Looking for a London pied-a-terre? How about a four-bedroom duplex overlooking Hyde Park? Yours, for about $25 million. In most of the U.K., property prices are slumping, but in some of London's most upscale neighborhoods they're soaring. Vicki Barker reports.


VICKI BARKER, BYLINE: Robin Perona sweeps the sidewalk at Egerton Crescent. It's a gracious semi-circle of white townhouses in fashionable Chelsea. In the 1990s, they cost about $700,000 each. Today, the average price is some $13 million - or eight million British pounds. Perona shakes his head when told he's sweeping Britain's most expensive street.

ROBIN PERONA: Eight million pounds? I don't know.


BARKER: Across central London, mega-rich foreign buyers are pricing the merely-wealthy locals out of the market and creating a niche.

JOSHUA AYRES: So, you have three bedrooms upstairs.

BARKER: In Bayswater, Joshua Ayres of the property firm Hamptons International is showing The Lancasters, 75 fully-decorated luxury apartments.

AYRES: Your master bedroom, your kitchen, your living room all have these grand double-height rooms.

BARKER: The developers bought up five adjoining white stucco mansions, preserved their historic facades then married the grandeur of 19th century interiors with the latest technology and luxury.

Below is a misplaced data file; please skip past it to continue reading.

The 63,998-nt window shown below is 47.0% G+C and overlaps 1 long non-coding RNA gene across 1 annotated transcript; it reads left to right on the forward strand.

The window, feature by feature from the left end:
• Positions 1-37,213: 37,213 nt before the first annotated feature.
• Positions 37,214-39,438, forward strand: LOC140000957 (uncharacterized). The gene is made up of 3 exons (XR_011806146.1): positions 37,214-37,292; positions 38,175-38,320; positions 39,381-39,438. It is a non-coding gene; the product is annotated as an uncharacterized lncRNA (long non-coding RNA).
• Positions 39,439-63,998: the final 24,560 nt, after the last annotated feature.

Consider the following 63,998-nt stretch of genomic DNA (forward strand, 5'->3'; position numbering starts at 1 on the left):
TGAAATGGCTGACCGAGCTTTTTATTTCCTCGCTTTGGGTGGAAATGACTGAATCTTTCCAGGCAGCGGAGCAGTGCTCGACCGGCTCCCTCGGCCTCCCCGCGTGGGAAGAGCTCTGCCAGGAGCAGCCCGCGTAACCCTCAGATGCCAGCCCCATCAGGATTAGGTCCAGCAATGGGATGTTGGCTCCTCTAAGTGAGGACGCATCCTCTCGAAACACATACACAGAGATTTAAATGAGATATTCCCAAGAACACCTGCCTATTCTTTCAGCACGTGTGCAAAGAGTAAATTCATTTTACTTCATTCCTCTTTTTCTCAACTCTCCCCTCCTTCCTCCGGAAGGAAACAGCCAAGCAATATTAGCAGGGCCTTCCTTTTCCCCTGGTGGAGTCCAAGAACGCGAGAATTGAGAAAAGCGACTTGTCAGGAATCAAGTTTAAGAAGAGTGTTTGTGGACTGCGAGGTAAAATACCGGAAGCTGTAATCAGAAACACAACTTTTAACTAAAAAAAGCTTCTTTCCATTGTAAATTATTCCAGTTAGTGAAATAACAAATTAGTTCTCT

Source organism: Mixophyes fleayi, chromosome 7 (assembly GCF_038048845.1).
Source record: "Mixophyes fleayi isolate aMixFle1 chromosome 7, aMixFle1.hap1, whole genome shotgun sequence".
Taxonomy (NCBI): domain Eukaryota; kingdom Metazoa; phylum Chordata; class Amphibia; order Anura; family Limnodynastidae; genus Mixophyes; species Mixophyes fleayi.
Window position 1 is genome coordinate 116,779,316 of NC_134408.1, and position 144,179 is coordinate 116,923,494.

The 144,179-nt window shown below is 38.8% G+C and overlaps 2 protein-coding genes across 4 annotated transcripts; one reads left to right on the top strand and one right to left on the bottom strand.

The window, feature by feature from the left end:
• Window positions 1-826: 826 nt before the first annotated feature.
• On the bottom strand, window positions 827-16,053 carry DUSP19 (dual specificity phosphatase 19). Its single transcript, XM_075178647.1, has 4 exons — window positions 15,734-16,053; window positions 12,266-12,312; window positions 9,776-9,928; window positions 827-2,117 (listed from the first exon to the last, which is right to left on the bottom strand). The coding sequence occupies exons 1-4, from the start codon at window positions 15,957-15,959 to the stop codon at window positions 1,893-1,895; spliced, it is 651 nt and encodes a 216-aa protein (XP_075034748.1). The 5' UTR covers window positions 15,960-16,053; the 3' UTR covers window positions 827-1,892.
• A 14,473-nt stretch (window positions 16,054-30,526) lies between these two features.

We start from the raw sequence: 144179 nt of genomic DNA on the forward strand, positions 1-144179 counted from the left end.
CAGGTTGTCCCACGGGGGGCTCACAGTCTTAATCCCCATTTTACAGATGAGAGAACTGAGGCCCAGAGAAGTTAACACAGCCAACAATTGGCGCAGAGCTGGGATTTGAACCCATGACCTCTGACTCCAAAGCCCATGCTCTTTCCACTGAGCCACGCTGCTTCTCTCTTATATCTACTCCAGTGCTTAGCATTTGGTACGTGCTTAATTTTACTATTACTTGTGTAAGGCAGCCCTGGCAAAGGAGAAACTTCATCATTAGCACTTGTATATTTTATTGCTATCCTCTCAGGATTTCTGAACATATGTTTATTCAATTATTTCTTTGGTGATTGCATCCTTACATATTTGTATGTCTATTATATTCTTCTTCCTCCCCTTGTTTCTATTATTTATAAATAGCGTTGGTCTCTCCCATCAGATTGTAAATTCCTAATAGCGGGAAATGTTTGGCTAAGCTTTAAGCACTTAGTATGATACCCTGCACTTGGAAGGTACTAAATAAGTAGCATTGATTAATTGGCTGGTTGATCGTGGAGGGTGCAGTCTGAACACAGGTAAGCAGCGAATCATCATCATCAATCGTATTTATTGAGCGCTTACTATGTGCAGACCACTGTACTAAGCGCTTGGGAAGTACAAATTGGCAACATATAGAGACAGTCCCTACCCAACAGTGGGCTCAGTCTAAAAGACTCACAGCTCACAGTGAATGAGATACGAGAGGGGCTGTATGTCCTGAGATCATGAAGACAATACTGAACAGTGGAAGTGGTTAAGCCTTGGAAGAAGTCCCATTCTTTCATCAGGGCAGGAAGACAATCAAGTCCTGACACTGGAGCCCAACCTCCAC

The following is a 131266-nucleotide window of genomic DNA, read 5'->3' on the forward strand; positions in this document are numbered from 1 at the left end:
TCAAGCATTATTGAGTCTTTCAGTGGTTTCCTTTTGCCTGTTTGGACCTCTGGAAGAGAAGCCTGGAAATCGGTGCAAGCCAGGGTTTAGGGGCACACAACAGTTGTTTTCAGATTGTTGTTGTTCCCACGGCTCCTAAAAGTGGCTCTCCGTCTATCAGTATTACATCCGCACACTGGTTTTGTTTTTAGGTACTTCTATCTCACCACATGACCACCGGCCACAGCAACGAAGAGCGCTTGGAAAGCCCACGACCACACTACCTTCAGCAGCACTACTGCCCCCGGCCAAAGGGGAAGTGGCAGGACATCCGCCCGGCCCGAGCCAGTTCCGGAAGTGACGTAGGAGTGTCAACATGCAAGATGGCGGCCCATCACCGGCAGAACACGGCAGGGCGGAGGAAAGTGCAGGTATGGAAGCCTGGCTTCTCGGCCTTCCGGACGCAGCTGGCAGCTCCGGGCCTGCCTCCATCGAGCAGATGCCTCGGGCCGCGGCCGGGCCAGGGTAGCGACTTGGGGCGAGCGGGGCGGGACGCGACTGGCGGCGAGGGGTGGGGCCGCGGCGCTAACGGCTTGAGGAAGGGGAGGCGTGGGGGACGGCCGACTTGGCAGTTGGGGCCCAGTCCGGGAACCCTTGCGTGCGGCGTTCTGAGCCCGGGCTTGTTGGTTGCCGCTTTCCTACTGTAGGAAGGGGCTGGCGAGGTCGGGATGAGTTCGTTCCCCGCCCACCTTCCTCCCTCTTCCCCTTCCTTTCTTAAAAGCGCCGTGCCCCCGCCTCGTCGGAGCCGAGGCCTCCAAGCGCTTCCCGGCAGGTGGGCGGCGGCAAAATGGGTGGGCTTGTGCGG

AYRES: So, we have all under-floor heating, ceiling heating in these double-height rooms, as well.

BARKER: There's a spa - of course - 24-hour valet parking and a staff of five on constant duty. A year after completion, The Lancasters is almost completely sold out. And 80 percent of the buyers have been non-Brits. James Wardle of Hamptons International.

JAMES WARDLE, HAMPTONS INTERNATIONAL: It's the perfect blend. It's exactly what your internationals are looking for. They want to feel like they're a part of London, and yet they also want the facilities that they're accustomed to.

MARIE HARRISON: There's a wall of money coming from not just China, which everybody predicted, but is coming from Italy, France, Greece.

BARKER: Marie Harrison of the property firm Harpers and Harrison in upscale Kensington. She says many of her foreign clients have no intention of living in the places they buy. It seems word among the world's super-rich is that the three safest havens in these uncertain times are gold, the Swiss franc and London property, where, historically, prices have doubled every decade. So, Harrison finds herself selling houses originally built for London's middle class but which her own middle-class professional children will likely never be able to afford. For NPR News, I'm Vicki Barker in London.



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